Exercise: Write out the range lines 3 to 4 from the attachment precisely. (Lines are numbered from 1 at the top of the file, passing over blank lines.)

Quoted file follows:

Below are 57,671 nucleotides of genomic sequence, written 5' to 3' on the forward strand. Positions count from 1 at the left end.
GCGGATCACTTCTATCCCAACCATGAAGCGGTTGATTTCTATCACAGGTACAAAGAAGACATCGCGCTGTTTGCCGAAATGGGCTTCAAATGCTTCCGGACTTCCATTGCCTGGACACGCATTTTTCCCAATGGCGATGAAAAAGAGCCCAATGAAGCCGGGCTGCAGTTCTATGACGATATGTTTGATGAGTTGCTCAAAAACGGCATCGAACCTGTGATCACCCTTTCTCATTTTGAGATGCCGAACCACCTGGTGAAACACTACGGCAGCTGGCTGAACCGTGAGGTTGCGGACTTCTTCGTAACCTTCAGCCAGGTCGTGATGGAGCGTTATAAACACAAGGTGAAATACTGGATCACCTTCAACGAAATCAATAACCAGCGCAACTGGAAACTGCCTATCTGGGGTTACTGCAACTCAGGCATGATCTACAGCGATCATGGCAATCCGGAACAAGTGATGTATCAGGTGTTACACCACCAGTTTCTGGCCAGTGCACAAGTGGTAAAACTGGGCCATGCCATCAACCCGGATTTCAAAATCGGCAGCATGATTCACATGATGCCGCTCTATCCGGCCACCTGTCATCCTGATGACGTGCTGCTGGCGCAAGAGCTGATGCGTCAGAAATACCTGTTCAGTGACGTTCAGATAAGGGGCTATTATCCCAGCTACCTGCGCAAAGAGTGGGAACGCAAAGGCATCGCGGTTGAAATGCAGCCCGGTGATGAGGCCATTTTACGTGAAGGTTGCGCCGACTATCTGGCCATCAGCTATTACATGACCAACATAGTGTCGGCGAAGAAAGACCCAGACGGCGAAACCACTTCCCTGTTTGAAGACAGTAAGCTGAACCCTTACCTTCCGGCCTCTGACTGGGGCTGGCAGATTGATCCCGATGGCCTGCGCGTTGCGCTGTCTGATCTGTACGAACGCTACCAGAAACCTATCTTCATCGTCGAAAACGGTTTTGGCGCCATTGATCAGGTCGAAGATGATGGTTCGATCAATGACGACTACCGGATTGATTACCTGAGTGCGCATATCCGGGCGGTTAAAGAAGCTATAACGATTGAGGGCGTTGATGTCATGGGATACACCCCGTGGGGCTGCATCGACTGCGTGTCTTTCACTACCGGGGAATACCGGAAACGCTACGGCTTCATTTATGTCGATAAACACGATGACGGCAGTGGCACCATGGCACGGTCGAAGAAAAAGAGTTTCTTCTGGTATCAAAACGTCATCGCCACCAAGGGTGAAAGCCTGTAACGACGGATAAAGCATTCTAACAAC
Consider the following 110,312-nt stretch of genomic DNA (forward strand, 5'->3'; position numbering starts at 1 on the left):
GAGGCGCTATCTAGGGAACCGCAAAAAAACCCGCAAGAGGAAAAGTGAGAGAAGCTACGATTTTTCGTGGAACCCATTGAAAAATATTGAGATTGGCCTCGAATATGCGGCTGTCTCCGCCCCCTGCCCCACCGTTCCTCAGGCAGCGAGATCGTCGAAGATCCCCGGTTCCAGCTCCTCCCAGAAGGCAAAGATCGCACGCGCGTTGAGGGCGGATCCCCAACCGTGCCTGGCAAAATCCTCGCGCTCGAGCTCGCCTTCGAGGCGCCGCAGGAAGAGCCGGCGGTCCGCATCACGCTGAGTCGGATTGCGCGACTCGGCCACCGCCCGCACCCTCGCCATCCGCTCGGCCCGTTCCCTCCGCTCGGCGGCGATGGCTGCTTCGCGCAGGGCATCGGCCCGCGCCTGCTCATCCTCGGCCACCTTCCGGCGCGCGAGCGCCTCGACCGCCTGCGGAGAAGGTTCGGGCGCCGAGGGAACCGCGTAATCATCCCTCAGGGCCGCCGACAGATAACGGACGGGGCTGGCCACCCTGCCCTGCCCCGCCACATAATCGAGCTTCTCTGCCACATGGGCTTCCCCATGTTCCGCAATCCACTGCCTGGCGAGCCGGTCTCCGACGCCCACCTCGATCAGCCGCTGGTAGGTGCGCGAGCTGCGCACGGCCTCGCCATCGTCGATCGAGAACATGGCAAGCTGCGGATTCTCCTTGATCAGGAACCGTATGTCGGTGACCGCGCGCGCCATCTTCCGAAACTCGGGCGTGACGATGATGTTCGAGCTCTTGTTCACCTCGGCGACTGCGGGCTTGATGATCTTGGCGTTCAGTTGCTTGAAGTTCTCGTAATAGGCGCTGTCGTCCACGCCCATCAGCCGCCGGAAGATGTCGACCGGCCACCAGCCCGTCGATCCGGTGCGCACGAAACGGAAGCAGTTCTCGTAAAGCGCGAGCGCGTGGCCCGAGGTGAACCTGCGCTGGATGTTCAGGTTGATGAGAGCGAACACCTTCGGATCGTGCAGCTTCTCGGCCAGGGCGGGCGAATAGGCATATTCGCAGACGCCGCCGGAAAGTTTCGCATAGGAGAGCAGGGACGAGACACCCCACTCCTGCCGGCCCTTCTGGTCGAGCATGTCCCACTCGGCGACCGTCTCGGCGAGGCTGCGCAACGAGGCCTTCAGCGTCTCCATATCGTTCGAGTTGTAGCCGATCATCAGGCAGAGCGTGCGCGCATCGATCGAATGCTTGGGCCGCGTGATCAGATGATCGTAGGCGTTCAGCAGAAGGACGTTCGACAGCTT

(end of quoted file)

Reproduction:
Consider the following 110,312-nt stretch of genomic DNA (forward strand, 5'->3'; position numbering starts at 1 on the left):
GAGGCGCTATCTAGGGAACCGCAAAAAAACCCGCAAGAGGAAAAGTGAGAGAAGCTACGATTTTTCGTGGAACCCATTGAAAAATATTGAGATTGGCCTCGAATATGCGGCTGTCTCCGCCCCCTGCCCCACCGTTCCTCAGGCAGCGAGATCGTCGAAGATCCCCGGTTCCAGCTCCTCCCAGAAGGCAAAGATCGCACGCGCGTTGAGGGCGGATCCCCAACCGTGCCTGGCAAAATCCTCGCGCTCGAGCTCGCCTTCGAGGCGCCGCAGGAAGAGCCGGCGGTCCGCATCACGCTGAGTCGGATTGCGCGACTCGGCCACCGCCCGCACCCTCGCCATCCGCTCGGCCCGTTCCCTCCGCTCGGCGGCGATGGCTGCTTCGCGCAGGGCATCGGCCCGCGCCTGCTCATCCTCGGCCACCTTCCGGCGCGCGAGCGCCTCGACCGCCTGCGGAGAAGGTTCGGGCGCCGAGGGAACCGCGTAATCATCCCTCAGGGCCGCCGACAGATAACGGACGGGGCTGGCCACCCTGCCCTGCCCCGCCACATAATCGAGCTTCTCTGCCACATGGGCTTCCCCATGTTCCGCAATCCACTGCCTGGCGAGCCGGTCTCCGACGCCCACCTCGATCAGCCGCTGGTAGGTGCGCGAGCTGCGCACGGCCTCGCCATCGTCGATCGAGAACATGGCAAGCTGCGGATTCTCCTTGATCAGGAACCGTATGTCGGTGACCGCGCGCGCCATCTTCCGAAACTCGGGCGTGACGATGATGTTCGAGCTCTTGTTCACCTCGGCGACTGCGGGCTTGATGATCTTGGCGTTCAGTTGCTTGAAGTTCTCGTAATAGGCGCTGTCGTCCACGCCCATCAGCCGCCGGAAGATGTCGACCGGCCACCAGCCCGTCGATCCGGTGCGCACGAAACGGAAGCAGTTCTCGTAAAGCGCGAGCGCGTGGCCCGAGGTGAACCTGCGCTGGATGTTCAGGTTGATGAGAGCGAACACCTTCGGATCGTGCAGCTTCTCGGCCAGGGCGGGCGAATAGGCATATTCGCAGACGCCGCCGGAAAGTTTCGCATAGGAGAGCAGGGACGAGACACCCCACTCCTGCCGGCCCTTCTGGTCGAGCATGTCCCACTCGGCGACCGTCTCGGCGAGGCTGCGCAACGAGGCCTTCAGCGTCTCCATATCGTTCGAGTTGTAGCCGATCATCAGGCAGAGCGTGCGCGCATCGATCGAATGCTTGGGCCGCGTGATCAGATGATCGTAGGCGTTCAGCAGAAGGACGTTCGACAGCTT